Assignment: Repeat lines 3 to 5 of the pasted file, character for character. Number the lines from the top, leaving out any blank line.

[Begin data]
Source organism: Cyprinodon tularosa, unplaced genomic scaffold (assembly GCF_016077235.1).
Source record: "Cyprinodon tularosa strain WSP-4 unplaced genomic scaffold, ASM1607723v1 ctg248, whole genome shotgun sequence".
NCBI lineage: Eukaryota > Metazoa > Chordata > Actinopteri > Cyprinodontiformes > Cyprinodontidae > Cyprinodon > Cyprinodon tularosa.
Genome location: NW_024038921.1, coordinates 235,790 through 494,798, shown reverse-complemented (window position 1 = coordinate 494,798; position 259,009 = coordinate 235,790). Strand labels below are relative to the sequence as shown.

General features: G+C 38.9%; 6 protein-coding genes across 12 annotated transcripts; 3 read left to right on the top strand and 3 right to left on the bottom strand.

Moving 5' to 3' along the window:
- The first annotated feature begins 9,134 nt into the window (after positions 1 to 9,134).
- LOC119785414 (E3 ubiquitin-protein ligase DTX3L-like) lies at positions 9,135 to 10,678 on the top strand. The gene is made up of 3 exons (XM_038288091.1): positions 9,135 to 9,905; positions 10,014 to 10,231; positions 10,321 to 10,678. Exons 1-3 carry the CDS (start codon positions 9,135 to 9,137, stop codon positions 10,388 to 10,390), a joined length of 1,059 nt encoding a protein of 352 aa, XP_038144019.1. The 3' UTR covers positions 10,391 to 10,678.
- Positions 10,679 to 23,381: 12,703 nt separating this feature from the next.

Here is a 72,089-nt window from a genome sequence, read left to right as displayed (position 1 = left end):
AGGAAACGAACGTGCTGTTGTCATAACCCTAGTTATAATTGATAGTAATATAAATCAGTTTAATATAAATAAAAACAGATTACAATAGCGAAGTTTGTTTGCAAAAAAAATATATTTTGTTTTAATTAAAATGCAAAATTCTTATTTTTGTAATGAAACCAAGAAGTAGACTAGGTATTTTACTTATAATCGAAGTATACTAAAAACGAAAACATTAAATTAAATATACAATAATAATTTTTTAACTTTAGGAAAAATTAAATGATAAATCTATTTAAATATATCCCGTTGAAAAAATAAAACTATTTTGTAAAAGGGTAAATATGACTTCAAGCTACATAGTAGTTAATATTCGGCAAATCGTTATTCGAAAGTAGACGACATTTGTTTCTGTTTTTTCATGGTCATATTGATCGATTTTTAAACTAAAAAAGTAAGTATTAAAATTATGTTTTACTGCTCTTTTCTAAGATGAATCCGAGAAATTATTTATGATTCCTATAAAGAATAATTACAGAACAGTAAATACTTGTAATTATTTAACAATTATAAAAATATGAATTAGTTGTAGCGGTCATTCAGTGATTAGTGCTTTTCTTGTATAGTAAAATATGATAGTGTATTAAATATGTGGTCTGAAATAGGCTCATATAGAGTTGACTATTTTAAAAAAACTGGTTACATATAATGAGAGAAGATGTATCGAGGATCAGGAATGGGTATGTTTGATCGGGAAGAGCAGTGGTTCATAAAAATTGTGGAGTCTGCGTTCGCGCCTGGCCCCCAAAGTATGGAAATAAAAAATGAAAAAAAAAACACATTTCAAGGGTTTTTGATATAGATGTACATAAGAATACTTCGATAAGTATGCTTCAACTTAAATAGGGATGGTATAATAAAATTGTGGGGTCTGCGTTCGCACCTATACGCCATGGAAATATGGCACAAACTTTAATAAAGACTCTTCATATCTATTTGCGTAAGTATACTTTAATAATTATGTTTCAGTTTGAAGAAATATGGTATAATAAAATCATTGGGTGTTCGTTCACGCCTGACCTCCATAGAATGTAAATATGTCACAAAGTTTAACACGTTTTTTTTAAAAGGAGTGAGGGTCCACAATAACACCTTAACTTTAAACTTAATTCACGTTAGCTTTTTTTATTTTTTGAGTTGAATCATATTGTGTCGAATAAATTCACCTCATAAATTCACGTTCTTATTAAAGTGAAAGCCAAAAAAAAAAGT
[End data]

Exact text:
NCBI lineage: Eukaryota > Metazoa > Chordata > Actinopteri > Cyprinodontiformes > Cyprinodontidae > Cyprinodon > Cyprinodon tularosa.
Genome location: NW_024038921.1, coordinates 235,790 through 494,798, shown reverse-complemented (window position 1 = coordinate 494,798; position 259,009 = coordinate 235,790). Strand labels below are relative to the sequence as shown.

General features: G+C 38.9%; 6 protein-coding genes across 12 annotated transcripts; 3 read left to right on the top strand and 3 right to left on the bottom strand.